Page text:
According to the health unit, more than one-quarter of the participants identified themselves as either health practitioners or people who work at agencies that help drug users. They also gave out paper copies to people at existing drug clinics; five per cent of respondents said they’re current or former users of harm-reduction services. The result is what the health unit calls a “a convenience sample,” people who were easy to reach.
Nevertheless, 66 per cent of the 2,263 people who took part said they believe supervised injection sites would be beneficial in Ottawa, against 27 per cent who oppose the idea. The most support came from the wards where injection sites would be likeliest to open — Somerset, Rideau-Vanier, Capital, River and Kitchissippi, where support ranged from 77 to 90 per cent.
Support for a safe injection site in Ottawa is growing, particularly among younger people, a new poll shows.
The Forum Research poll shows 58 per cent of those surveyed on July 22 said they approved of a safe injection site for intravenous drug users in downtown Ottawa, up four percentage points from when the same question was asked in May.
Support was highest among those aged 18-34 (58 per cent), those with postgraduate degrees (68 per cent), and those who lived with marijuana dispensaries in their neighbourhoods (67 per cent).
Ottawa’s board of health voted 9-2 Monday night to encourage supervised-injection sites to open in the city.
“Listen to, more than anything, the people who live this,” Capital Coun. David Chernushenko told skeptics. He’d come into the health-board meeting not knowing how much he didn’t know about addiction, and treatment, and what it’s like to be a drug addict, he said.
The board heard from several, all begging the board to say it supports the notion of opening supervised facilities where addicts can inject drugs in the presence of nurses who can rescue them from overdoses. People like Darren Noftall, twitchy, tense, out of place at the formal table in city hall’s committee room, who said his life had been saved twice at Vancouver’s Insite. He overdosed at Canada’s first safe-injection site and the nurses saved him.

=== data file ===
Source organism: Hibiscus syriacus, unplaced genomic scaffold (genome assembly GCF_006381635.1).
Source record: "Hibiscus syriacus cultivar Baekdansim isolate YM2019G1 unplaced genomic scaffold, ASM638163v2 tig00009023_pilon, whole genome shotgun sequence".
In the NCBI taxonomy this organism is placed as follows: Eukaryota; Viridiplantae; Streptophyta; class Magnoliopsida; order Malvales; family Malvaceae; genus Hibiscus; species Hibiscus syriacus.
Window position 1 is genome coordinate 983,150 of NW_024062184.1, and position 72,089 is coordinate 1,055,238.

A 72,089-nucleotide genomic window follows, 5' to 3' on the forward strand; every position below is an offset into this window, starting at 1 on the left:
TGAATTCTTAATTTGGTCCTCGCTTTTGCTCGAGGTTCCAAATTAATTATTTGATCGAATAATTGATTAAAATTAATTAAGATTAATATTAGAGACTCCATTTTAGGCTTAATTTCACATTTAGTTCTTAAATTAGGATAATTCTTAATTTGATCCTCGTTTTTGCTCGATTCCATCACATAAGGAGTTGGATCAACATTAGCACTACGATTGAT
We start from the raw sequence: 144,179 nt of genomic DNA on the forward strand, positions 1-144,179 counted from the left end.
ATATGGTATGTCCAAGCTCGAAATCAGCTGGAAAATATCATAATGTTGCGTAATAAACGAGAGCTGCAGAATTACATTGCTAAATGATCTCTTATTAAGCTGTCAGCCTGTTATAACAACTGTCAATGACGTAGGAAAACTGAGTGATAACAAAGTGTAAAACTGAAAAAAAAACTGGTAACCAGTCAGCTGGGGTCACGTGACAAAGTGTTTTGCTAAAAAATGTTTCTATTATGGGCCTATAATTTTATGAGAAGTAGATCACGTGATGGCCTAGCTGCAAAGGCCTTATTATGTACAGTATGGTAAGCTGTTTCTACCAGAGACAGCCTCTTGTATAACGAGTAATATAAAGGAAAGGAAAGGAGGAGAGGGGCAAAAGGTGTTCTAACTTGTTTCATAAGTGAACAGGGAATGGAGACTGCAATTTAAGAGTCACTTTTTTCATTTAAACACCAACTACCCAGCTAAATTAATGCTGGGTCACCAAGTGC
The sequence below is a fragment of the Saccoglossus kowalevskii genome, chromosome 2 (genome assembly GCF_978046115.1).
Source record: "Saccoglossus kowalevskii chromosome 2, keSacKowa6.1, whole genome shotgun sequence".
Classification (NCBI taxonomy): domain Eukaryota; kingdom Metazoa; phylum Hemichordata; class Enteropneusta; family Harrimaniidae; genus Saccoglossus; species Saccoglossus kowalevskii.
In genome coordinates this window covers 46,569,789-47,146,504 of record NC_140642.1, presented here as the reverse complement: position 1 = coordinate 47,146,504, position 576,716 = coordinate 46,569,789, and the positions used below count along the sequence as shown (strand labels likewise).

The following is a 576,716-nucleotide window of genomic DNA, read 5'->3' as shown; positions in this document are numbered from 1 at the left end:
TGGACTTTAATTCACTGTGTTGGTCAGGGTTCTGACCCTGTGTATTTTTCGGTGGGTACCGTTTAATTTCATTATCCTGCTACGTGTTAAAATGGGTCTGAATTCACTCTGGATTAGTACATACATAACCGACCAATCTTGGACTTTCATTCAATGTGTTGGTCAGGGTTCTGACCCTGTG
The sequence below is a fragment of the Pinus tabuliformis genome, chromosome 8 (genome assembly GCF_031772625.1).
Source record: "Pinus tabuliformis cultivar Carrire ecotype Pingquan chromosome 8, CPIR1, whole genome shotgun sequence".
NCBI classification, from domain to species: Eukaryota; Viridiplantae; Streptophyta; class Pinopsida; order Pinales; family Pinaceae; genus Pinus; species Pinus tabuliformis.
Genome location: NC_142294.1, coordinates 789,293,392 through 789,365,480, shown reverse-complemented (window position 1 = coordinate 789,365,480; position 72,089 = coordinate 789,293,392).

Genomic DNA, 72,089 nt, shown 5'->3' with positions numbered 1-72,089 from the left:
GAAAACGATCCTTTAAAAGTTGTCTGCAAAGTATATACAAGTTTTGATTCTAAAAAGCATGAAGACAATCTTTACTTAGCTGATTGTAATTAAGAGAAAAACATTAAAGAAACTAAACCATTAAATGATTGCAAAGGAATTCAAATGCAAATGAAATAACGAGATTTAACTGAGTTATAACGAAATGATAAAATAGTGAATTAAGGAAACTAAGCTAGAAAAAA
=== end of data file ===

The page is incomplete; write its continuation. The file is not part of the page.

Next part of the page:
He left Vancouver, thinking he’d be better at home in Ontario. It hasn’t worked out that way yet.
“I live alone. I use alone. That puts me at high risk to die alone,” he said. “When I go home, I’m going to do that hit tonight, I don’t know if I’m going to be alive in the morning.”
Ray Harrison has seen people shoot up using water from toilets and puddles.
He's pulled friends who were overdosing in the street to a phone booth to call 911, so they wouldn't be tracked by police.
Now Harrison — a former drug user himself who says he's been clean since the New Year's Day 2014 — says it's time for Ottawa to open a supervised injection site.
He believes they will help prevent people from spreading disease and give them a reason to access health care services, which could start them on a road to breaking their addictions.
"You need to be able to start somewhere and not necessarily when you hit rock bottom, when you get incarcerated," Harrison told CBC News ahead of tonight's Ottawa Board of Health meeting.
The city's medical officer of health, Dr. Isra Levy, is expected to make his case at that meeting for why Ottawa should have supervised injection sites, and why Ottawa Public Health should support agencies that propose to set them up.
Community health centres will be at tonight's Ottawa Board of Health meeting to offer Levy their full support, and Harrison is planning to be there, too.
"I think the safer injection site will save a lot of people, and the community, a lot of grief; along with the police [since] they're not having to chase these people down in somebody's backyard," Harrison said.
Not one but four community health centres in Ottawa are looking at the idea of offering supervised injection services to drug addicts.
The Sandy Hill Community Health Centre is currently looking to set up a supervised injection site, the city's first such service, at its Nelson Street location.
The health centre's board could start a process next week to ask for a federal exemption so its staff and clients wouldn't be charged with possessing an illegal substance.
But the Carlington, Centretown and Somerset West community health centres are also exploring whether that makes sense for them too.
Somerset West executive director Jack McCarthy said the point of the preliminary investigations is to stop the spread of disease and prevent people from possibly overdosing in alleys or other secluded places.